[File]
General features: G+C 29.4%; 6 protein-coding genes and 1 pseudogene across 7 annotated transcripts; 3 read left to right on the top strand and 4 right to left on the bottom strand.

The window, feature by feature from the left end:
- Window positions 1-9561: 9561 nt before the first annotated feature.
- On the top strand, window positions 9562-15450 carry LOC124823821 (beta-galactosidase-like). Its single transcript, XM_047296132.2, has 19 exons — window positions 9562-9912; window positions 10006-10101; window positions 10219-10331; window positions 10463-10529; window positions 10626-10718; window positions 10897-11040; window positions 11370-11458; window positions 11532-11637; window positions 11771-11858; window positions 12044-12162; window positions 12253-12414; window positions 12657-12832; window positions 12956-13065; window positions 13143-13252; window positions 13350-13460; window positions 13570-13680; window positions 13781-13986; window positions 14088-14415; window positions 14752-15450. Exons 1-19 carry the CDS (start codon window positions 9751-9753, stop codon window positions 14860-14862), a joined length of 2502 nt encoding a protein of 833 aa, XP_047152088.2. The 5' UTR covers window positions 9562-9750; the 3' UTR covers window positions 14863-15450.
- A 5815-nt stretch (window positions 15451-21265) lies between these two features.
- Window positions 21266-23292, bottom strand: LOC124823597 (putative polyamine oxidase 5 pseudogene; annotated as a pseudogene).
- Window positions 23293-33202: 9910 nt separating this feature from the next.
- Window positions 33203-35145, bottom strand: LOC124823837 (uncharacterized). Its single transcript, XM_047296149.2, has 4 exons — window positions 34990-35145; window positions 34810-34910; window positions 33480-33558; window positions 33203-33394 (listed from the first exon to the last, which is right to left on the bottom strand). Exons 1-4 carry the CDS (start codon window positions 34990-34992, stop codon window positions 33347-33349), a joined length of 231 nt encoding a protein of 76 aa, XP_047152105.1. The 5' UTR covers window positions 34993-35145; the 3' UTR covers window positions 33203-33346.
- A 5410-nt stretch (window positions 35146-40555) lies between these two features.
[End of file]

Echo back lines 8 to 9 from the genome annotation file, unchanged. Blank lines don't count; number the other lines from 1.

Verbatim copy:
- Window positions 33203-35145, bottom strand: LOC124823837 (uncharacterized). Its single transcript, XM_047296149.2, has 4 exons — window positions 34990-35145; window positions 34810-34910; window positions 33480-33558; window positions 33203-33394 (listed from the first exon to the last, which is right to left on the bottom strand). Exons 1-4 carry the CDS (start codon window positions 34990-34992, stop codon window positions 33347-33349), a joined length of 231 nt encoding a protein of 76 aa, XP_047152105.1. The 5' UTR covers window positions 34993-35145; the 3' UTR covers window positions 33203-33346.
- A 5410-nt stretch (window positions 35146-40555) lies between these two features.